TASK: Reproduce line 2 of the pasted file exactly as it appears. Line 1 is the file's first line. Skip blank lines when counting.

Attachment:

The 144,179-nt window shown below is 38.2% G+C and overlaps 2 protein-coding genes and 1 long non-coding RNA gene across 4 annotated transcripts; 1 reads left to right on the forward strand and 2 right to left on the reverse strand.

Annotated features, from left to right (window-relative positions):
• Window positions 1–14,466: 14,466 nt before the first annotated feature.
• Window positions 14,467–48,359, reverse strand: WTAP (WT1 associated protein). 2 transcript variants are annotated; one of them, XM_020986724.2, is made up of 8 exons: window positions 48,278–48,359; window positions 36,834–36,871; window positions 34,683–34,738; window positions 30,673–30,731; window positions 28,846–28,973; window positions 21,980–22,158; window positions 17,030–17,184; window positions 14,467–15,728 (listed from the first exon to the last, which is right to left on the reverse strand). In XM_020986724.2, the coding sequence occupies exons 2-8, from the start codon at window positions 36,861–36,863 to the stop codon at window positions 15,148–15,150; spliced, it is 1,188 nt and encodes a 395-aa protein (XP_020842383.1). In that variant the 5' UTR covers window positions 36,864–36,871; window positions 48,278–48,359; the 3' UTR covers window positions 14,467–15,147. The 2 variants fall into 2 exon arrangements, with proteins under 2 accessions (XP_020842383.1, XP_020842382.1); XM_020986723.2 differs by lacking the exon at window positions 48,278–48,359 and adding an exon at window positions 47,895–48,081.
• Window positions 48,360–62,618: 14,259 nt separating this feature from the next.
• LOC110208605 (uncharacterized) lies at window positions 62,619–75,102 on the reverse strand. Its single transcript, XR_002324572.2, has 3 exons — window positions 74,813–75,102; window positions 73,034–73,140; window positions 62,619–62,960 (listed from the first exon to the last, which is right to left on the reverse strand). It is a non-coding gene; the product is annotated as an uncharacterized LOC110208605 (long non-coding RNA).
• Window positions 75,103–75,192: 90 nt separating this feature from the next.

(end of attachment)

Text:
Annotated features, from left to right (window-relative positions):